Baylor shuts down St. Mary’s Omar Samhan
Baylor Coach Scott Drew may not have too many friends among his Big 12 coaching brethren.
But on Friday, Drew and his Baylor team did what few teams have been able to do all season — quiet St. Mary’s center Omar Samhan. With its 72-49 victory over St. Mary’s in the Midwest Regional of the NCAA tournament, a Baylor program that was left in ruins following scandal and tragedy in 2003 is now on the cusp of earning its first Final Four berth since 1950.
“I’m not thinking about the Final Four. I’m thinking about the next opponent and focusing on that,” Drew said.
As he has rebuilt the program following the 2003 murder of team member Patrick Dennehy by fellow teammate Carlton Dotson, and the subsequent resignation of Coach Dave Bliss amid accusations of corruption, Drew has drawn flak for some of his recruiting tactics.
Those tactics include negative recruiting and the hiring of recruits’ coaches on his staff.
But like him or not, there was no denying the effect that Drew’s zone defense had on St. Mary’s offense and Samhan in particular, as Baylor rolled to an easy victory.
“They were a good, really good defensive team and long,” Samhan said.
“But we didn’t hit shots. You know, it’s 50/50. They were good, and that’s 50% of it and 50% of it is we didn’t knock down shots that we normally knock down.”
Since the tournament started, Samhan quickly became one of its stars, both with his candid, magnetic personality — on Thursday he publicly professed his love for singer Taylor Swift — and his play on the court. In the Gaels’ tournament victories over Richmond and Villanova, Samhan had 29 and 32 points, respectively.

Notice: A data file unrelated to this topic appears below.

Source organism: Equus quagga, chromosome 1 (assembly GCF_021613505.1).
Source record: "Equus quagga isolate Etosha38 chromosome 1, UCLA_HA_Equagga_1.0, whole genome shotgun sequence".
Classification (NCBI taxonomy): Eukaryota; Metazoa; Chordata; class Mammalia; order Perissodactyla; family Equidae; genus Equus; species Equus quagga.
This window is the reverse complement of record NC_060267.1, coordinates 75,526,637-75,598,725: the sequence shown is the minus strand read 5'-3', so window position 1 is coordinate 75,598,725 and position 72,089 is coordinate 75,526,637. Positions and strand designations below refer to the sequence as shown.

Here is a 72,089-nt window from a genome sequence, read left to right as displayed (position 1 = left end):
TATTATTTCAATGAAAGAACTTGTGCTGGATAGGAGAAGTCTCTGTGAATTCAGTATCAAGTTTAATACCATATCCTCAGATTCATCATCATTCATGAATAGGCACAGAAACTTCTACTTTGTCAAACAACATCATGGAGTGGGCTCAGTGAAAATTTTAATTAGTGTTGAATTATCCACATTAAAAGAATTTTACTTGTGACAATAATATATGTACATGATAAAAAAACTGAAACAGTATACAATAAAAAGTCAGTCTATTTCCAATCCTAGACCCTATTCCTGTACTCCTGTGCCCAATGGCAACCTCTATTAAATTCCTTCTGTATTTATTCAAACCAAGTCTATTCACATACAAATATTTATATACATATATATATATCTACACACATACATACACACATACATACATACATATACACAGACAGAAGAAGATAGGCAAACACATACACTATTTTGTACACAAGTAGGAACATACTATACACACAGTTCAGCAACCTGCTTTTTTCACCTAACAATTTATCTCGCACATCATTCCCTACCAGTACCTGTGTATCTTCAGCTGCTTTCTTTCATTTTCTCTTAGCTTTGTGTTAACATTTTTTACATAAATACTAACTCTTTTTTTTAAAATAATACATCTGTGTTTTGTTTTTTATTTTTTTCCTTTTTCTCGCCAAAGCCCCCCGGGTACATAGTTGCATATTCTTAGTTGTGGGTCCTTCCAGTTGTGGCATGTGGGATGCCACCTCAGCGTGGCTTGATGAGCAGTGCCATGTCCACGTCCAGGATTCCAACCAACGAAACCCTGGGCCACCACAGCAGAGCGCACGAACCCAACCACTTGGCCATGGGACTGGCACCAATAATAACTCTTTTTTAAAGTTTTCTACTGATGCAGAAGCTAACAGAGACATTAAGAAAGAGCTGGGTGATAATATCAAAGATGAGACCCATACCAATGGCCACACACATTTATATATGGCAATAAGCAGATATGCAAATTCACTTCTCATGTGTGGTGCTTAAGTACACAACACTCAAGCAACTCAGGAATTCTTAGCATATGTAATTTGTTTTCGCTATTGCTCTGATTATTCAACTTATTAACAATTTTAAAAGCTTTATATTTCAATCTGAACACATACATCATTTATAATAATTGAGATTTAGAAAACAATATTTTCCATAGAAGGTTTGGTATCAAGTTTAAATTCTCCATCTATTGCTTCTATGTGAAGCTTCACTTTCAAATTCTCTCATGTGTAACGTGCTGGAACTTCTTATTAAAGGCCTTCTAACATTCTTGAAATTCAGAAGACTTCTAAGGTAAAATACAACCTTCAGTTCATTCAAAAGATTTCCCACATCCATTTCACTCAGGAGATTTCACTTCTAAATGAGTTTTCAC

After St. Mary’s defeated Villanova, Samhan told reporters he did not understand why Villanova Coach Jay Wright decided against double-teaming him in the post, after Samhan repeatedly damaged Villanova in the paint. Baylor certainly learned that lesson.
With its packed-in zone defense, Baylor mostly played in front of Samhan with a guard and behind him with one of its post men when he didn’t have the ball. If Samhan touched the ball, the Bears swarmed him while the physical play of Baylor’s Josh Lomers and Ekpe Udoh frustrated him.
Samhan had just three points on one-for-eight shooting in the first half.
His teammates, meanwhile, could not shoot Baylor out of the zone.
Samhan did finish with 15 points, but most of those came in the second half, when Baylor held a commanding lead.
The Gaels were just seven-for-30 in the first half, two-for-12 from three-point range.
“It wasn’t that our guards were not knocking down shots, it was just I didn’t play well,” Samhan said.
At the same time, Baylor had no such trouble on offense. The Bears lead kept climbing higher and higher during the first half. A 10-0 run here, a 13-1 run there, and by halftime, Baylor was ahead, 46-17. LaceDarius Dunn finished with 23 for Baylor, while Tweety Carter added 14, in what was essentially nothing more than a tuneup for the Bears.